Israeli missiles have hit a military outpost near the Syrian capital Damascus killing nine people, an hour after US President Donald Trump exited a 2015 Iran nuclear deal.
Syria’s state-run media agency SANA says Syrian air defences intercepted and destroyed two of the incoming missiles which were fired at Kisweh, just south of the capital, an area known to have numerous Syrian army bases.
Syrian television also reported large explosions in the area.
The British based Syrian Observatory for Human Rights says says the missiles targeted depots and rocket launchers that likely belong to Iran’s elite Revolutionary Guards.
The group, which monitors the Syria war through a network of activists on the ground, said it was not clear whether those killed were Revolutionary Guard members or members of a pro-Iranian militia. The report could not be independently confirmed.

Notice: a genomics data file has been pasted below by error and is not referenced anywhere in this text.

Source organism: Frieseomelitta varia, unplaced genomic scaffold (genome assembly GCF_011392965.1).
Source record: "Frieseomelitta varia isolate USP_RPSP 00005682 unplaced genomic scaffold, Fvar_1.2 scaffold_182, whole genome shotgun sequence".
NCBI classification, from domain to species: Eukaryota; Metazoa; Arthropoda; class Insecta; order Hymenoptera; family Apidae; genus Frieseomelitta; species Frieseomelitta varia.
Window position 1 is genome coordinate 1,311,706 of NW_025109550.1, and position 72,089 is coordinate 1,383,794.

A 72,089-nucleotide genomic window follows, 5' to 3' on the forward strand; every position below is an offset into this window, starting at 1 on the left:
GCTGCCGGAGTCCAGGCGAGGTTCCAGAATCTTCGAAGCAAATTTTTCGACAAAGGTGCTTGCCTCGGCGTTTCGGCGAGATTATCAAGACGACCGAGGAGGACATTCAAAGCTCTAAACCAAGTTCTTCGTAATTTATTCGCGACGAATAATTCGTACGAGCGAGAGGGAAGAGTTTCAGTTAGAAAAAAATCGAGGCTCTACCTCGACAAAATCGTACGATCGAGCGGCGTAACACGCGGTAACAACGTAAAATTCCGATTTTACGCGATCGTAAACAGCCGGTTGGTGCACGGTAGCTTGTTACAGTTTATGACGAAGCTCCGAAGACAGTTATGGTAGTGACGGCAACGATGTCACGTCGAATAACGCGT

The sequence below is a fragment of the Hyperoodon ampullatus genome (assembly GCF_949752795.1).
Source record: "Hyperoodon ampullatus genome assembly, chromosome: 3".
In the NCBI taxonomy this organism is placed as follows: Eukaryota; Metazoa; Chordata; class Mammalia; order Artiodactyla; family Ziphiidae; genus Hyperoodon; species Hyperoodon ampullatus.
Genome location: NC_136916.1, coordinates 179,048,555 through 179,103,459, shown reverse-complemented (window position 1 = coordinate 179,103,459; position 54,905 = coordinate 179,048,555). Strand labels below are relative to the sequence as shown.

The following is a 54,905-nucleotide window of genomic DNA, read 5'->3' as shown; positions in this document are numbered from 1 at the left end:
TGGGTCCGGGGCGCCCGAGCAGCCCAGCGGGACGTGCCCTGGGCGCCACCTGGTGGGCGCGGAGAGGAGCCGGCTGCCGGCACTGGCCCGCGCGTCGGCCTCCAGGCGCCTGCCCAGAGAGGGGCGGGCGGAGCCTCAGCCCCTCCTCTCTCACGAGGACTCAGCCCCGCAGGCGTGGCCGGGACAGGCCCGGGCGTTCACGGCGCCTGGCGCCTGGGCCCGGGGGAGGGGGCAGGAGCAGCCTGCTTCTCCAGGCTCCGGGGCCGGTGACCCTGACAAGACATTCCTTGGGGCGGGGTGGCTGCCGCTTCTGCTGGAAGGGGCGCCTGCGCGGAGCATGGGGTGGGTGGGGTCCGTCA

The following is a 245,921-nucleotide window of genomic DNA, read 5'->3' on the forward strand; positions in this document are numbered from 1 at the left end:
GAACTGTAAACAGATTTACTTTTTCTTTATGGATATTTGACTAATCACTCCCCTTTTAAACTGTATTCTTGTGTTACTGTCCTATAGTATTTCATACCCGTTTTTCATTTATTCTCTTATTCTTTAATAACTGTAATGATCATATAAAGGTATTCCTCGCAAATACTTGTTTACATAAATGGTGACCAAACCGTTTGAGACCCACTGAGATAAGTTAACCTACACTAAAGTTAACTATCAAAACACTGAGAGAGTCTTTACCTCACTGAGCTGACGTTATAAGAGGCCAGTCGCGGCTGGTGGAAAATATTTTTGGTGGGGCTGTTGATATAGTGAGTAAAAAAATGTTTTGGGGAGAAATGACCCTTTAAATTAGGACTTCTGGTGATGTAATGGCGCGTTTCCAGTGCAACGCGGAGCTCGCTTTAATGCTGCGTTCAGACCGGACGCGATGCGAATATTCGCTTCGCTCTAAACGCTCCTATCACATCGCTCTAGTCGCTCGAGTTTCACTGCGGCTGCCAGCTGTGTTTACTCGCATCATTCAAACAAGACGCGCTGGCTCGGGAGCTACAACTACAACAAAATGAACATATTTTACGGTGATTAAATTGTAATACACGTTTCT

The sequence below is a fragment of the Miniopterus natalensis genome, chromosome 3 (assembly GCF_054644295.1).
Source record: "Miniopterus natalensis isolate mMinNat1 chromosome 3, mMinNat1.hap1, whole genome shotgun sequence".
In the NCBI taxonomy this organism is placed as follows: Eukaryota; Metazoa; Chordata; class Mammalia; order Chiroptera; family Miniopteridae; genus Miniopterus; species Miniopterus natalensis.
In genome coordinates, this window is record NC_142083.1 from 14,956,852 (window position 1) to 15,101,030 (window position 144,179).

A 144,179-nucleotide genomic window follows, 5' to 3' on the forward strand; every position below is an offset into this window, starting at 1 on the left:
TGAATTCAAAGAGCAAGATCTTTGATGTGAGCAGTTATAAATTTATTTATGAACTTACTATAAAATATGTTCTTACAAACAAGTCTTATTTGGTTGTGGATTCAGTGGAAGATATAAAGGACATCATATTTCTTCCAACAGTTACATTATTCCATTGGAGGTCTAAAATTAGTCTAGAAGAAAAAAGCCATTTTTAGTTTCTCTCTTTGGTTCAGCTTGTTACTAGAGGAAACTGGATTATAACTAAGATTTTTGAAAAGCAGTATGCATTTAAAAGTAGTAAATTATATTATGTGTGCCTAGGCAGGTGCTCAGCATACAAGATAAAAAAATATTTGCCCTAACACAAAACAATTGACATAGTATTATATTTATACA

An official with the Iran-led regional alliance supporting Syrian President Bashar Assad said the strike targeted a Syrian army position, but killed a Syrian man and his wife who happened to be passing by in their car.
He said there were jets in the sky but it was likely the position was targeted by surface-to-surface missiles from the Golan Heights.
The official spoke on condition of anonymity because he was not authorised to give official statements.
There was no immediate comment from Israel, which almost never confirms or denies air strikes in Syria.
Such strikes have become more frequent recently, amid soaring tensions between regional archenemies Israel and Iran.
The decision was met with concern from America’s NATO allies and support from Israel, amid warnings the decision is likely to raise the risk of conflict in the Middle East and disrupt global oil supplies.
The Israeli army instructed authorities in the Golan Heights, in the north of the country, to open civilian shelters after detecting what it called “irregular activity” of Iranian forces in Syria.
The Israel Army statement warned that “any aggression against Israel will be met with a severe response”.
“If there is an attack it might not be immediately clear it’s Iran,” one official was quoted as saying.